Share This Page

Georgia man sentenced to prison for recruiting homeless people to cash forged checks at area banks

| Friday, Nov. 2, 2012, 6:29 p.m.

A Pittsburgh federal judge on Thursday sentenced a Georgia man to one year and one day in prison for recruiting local homeless people to cash forged business checks at area banks.

Travis Davis, 25, of Atlanta pleaded guilty in June to the check forging conspiracy that included three other men from Atlanta who have also pled guilty. Two are awaiting sentencing and one was sentenced to nine months in prison and three years of probation.

U.S. District Judge Joy Flowers Conti also sentenced Davis to two years of probation and made him and the other three defendants jointly liable for paying $99,473.36 in restitution to PNC Bank, Niagara Bank, Citizens Bank, First Commonwealth Bank and Dollar Bank.

TribLIVE commenting policy

You are solely responsible for your comments and by using TribLive.com you agree to our Terms of Service.

We moderate comments. Our goal is to provide substantive commentary for a general readership. By screening submissions, we provide a space where readers can share intelligent and informed commentary that enhances the quality of our news and information.

While most comments will be posted if they are on-topic and not abusive, moderating decisions are subjective. We will make them as carefully and consistently as we can. Because of the volume of reader comments, we cannot review individual moderation decisions with readers.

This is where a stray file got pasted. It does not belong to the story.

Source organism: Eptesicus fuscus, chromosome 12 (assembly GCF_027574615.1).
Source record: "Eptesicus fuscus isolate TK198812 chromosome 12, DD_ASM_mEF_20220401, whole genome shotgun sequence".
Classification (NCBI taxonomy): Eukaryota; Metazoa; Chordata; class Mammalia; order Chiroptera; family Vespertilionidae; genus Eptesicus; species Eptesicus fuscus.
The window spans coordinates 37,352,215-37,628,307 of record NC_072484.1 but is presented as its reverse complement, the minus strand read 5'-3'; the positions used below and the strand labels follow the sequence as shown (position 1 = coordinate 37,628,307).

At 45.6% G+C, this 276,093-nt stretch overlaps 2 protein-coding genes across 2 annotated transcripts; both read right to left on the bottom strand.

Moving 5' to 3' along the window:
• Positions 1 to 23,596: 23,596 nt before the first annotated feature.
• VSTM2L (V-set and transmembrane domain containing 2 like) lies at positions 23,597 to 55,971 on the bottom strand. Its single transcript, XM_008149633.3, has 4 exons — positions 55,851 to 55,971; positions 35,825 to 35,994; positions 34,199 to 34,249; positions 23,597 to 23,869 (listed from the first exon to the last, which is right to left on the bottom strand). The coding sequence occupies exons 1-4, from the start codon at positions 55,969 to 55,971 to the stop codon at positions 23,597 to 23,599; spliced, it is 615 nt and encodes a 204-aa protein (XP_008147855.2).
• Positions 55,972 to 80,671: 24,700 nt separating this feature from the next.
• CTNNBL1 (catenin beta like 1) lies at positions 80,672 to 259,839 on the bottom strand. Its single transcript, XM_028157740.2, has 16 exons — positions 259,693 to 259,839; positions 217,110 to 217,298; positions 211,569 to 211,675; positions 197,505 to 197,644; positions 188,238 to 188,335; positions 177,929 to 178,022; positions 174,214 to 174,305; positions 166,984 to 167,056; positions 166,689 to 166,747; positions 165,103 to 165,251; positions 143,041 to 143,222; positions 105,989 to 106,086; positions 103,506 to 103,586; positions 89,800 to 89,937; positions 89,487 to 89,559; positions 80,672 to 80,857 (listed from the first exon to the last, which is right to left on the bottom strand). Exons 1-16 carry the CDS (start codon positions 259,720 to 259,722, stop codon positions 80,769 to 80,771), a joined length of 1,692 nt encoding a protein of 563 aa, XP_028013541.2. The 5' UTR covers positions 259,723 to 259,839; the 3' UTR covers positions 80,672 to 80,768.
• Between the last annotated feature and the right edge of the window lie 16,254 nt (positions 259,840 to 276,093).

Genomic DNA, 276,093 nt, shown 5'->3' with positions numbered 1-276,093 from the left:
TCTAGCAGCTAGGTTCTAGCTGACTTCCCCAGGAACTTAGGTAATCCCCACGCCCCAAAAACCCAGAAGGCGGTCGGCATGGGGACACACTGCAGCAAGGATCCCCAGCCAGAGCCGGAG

We value thoughtful comments representing a range of views that make their point quickly and politely. We make an effort to protect discussions from repeated comments either by the same reader or different readers

We follow the same standards for taste as the daily newspaper. A few things we won't tolerate: personal attacks, obscenity, vulgarity, profanity (including expletives and letters followed by dashes), commercial promotion, impersonations, incoherence, proselytizing and SHOUTING. Don't include URLs to Web sites.

We do not edit comments. They are either approved or deleted. We reserve the right to edit a comment that is quoted or excerpted in an article. In this case, we may fix spelling and punctuation.

We welcome strong opinions and criticism of our work, but we don't want comments to become bogged down with discussions of our policies and we will moderate accordingly.

We appreciate it when readers and people quoted in articles or blog posts point out errors of fact or emphasis and will investigate all assertions. But these suggestions should be sent via e-mail. To avoid distracting other readers, we won't publish comments that suggest a correction. Instead, corrections will be made in a blog post or in an article.